One Electron, One Soul

In mathematics, classical calculus depends on the idea of ‘infinity’, and in the late 19th century mathematicians became quite concerned with nailing down that elusive concept.

Georg Cantor (1845 – 1918) proposed a solution, which can be explained using only two simple math concepts you learned in grade school.

The first is the idea of a ‘proper subset’. Suppose you have two sets: I = { A B C } and II = {A B C D E }. I is a subset of II because every element in I is also in II. However II contains the elements D and E where are not in I, so II is not a subset of I.

We also have the special case of I = { A B C D } and II = { A B C D } — that is, they’re identical. Strictly speaking they are both ‘subsets’ of each other because every element in I is also in II, and vice versa. But this special case isn’t very useful, so this is called an ‘improper subset’, and in the example above I is a ‘proper’ subset of II because the two sets are not identical.

The second simple idea Cantor used to tackle infinity involves “do two sets have the same number of elements?” For finite sets we can just count the number of elements and compare the results: “17 in I and 17 in II — they have the same number of elements.” But we can’t count infinite sets. Instead, Cantor observed, we can determine if two sets have the ‘same number of elements’ by pairing up the elements and see if there are any elements left over.

For example, suppose we have I = { A B C D } and II = { w x y z }. Then we can pair A with w, B with x, C with y and D with z, and we have no elements left over in either set:

When we can pair up their elements with none left over like this, we say that the sets are ‘equivalent’.

Now let’s consider two infinite sets: the set of all counting numbers ALL = { 1 2 3 4 … } and the set of all even numbers EVEN = { 2 4 6 8 …}. We can pair 1 with 2, 2 with 4, 3 with 6 — in general every counting number with its double:

So the set of all counting numbers (ALL), and the set of all even numbers (EVEN) are equivalent because we can pair their elements with none left over.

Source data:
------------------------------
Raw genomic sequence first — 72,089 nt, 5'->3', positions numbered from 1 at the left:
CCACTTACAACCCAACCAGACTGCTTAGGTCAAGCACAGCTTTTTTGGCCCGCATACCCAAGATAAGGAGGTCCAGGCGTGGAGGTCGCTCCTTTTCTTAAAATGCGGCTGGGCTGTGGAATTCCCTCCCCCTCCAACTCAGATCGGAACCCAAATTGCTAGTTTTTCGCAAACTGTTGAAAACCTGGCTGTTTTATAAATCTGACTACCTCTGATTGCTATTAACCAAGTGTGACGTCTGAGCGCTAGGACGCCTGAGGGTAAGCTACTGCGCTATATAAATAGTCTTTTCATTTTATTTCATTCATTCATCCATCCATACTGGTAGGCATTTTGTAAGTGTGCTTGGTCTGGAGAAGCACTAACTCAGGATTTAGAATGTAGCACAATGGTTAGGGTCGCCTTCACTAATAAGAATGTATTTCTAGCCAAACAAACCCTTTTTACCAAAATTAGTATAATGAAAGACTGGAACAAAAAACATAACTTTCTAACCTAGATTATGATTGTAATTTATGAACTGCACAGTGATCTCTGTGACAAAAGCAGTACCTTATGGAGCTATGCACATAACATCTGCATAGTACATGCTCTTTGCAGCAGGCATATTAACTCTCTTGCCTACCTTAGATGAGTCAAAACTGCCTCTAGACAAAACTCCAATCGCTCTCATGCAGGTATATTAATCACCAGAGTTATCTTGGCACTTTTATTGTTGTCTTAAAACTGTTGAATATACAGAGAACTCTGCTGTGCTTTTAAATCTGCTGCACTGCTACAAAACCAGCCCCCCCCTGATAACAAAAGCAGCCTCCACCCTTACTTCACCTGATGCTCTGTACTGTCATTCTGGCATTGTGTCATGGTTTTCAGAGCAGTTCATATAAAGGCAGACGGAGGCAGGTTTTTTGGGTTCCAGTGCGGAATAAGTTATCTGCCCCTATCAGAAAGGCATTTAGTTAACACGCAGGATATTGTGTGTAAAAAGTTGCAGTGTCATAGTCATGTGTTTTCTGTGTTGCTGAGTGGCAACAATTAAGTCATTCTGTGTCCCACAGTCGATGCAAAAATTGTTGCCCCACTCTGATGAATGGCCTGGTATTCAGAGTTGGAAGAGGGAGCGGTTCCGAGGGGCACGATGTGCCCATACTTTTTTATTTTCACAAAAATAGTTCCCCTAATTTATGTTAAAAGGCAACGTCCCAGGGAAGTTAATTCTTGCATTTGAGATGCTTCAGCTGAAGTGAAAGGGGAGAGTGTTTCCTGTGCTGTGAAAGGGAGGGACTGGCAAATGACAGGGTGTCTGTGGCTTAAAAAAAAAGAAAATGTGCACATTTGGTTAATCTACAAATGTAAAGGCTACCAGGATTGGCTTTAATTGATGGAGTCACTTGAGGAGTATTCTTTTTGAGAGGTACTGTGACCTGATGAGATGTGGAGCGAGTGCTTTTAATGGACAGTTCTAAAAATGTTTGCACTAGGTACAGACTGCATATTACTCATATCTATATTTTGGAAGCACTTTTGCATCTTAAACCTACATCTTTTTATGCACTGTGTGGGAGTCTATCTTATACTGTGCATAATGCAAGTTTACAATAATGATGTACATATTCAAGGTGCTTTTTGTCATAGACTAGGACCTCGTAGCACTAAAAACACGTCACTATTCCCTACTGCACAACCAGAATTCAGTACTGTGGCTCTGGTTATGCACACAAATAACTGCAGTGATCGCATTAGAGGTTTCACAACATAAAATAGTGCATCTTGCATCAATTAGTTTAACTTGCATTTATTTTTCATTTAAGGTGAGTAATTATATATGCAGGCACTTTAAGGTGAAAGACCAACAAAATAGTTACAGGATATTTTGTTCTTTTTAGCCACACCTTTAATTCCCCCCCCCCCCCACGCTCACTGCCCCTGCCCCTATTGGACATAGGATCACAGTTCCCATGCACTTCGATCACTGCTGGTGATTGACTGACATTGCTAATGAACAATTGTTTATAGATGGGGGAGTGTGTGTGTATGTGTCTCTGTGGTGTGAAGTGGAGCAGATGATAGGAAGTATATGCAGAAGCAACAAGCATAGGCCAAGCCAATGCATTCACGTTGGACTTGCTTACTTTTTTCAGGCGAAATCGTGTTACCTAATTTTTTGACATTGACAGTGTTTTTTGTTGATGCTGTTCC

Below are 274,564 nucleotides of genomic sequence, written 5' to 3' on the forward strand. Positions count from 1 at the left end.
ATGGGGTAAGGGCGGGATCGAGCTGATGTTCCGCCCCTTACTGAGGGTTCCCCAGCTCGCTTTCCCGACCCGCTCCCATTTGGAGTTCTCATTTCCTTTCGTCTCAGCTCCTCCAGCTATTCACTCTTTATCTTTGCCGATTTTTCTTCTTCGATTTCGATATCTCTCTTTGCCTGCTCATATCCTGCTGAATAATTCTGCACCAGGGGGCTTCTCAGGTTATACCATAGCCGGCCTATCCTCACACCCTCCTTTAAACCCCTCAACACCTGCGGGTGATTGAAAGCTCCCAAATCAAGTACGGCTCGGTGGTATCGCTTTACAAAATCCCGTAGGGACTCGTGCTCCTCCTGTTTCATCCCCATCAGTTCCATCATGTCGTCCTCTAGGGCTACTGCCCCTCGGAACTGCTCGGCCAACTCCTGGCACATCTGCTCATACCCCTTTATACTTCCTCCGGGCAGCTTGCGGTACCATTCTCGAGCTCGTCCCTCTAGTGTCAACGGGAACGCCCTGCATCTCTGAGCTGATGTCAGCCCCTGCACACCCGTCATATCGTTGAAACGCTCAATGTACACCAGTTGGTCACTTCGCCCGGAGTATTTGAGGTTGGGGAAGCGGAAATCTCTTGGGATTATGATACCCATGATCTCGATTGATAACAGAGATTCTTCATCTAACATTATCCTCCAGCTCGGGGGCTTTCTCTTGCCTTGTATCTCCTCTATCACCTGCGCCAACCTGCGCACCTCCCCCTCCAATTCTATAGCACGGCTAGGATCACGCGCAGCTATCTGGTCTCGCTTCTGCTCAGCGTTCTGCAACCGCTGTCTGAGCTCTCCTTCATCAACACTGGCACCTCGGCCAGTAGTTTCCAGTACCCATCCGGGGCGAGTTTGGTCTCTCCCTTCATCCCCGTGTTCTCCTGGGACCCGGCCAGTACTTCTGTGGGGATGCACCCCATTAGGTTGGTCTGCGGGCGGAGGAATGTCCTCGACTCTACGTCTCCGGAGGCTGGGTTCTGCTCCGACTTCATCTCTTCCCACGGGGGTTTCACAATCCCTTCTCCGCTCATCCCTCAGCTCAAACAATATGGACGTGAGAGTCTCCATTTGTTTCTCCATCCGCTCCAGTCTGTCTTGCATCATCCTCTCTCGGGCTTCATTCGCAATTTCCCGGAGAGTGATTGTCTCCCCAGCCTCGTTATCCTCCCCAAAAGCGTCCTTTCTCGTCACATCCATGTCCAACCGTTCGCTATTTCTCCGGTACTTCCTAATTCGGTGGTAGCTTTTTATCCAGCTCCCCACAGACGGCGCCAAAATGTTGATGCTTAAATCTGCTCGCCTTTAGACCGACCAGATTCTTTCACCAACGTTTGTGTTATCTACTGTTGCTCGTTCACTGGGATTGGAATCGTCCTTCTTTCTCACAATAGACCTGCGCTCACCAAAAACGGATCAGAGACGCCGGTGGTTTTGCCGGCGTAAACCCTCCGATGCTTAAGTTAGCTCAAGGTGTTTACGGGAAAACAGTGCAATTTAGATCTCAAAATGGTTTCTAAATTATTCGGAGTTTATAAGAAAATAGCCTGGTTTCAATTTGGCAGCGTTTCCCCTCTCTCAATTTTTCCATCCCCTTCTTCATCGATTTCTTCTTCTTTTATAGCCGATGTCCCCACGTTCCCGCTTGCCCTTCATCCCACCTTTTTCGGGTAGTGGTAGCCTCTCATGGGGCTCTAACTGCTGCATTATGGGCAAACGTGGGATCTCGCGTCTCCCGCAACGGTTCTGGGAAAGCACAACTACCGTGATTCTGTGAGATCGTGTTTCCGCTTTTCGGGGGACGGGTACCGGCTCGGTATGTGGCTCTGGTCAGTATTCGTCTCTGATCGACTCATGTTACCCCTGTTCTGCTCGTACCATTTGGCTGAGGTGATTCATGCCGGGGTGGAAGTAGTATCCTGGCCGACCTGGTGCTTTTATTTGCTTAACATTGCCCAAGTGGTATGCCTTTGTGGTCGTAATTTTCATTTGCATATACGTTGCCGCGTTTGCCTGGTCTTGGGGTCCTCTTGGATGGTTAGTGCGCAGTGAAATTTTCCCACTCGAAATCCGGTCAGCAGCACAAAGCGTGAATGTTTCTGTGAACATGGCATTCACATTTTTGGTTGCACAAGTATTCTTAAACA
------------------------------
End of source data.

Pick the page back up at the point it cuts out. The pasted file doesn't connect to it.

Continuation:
But notice: EVEN is also a proper subset of ALL! So we come to Cantor’s definition: a set is ‘infinite’ if it is equivalent to a proper subset of itself!

When a set is equivalent to the counting numbers, it is called ‘countably infinite’. It turns out that the set of all possible fractions (1/2, 736/100236, etc.) is also countably infinite (which I won’t prove here). Cantor used the symbol ℵ0 (“aleph-null”) to represent ‘countable infinity’.

So the question arises, are there other types of mathematical ‘infinities’? It turns out there are. The set of all ‘real numbers’ (which includes all square roots, all transcendental numbers like π) is larger than ℵ0. Cantor called the next larger infinity ℵ1, and ℵ0 is a proper subset of it. It turns out there are an infinite number of infnitities: ℵ0, ℵ1, ℵ2 … (Of course there are!)

Cantor’s ideas remind me of the ouroboros1 — the ancient symbol of the snake or dragon eating its own tail:

Pressing on, John Wheeler (1911 – 2008) — one of the great quantum physicists of the 20th century — proposed a solution to a thorny problem assuming there is only one electron in the entire universe, it’s just very busy. Wheeler’s idea didn’t quite work out, but Richard Feynman (1918 – 1988), one of greatest physicists of the 20th century, realized that Wheeler was on to something, solved an important quantum physics problem with a variation of Wheeler’s ideas, and earned himself a Nobel Prize for his insight. 2

So, along similar lines, let’s consider a thought experiment in which there is only one Soul, including G-d and everybody in all of space time, and this Soul is just ‘very busy’.

Why might G-d want to create the Cosmos this way? Well, suppose being infinite wasn’t enough for G-d, perhaps S/He also wanted to experience finiteness from the inside — in the same way that it’s one thing to watch someone swimming, and quite another to jump in the pool. In a sense this might be a way for an infinite G-d to be even more infinite! Something like Cantor’s ideas of ever larger infinities.

This idea has interesting implications. For one thing, of course I should love my neighbor as myself, because my neighbor is ME!

Or when Jesus said, “I and the Father are One”3 He meant that quite literally.

It also embodies a certain perfect justice: everyone whom I have treated badly — I get to experience being on the receiving end of that ill-treatment myself. Hitler gets to experience what it is like to be a Jew who was killed by the Nazi’s — 6 million times. And likewise, for every act of compassion and kindness I do, I will experience the receiving end of that as well.

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  2. See
  3. John 10:30

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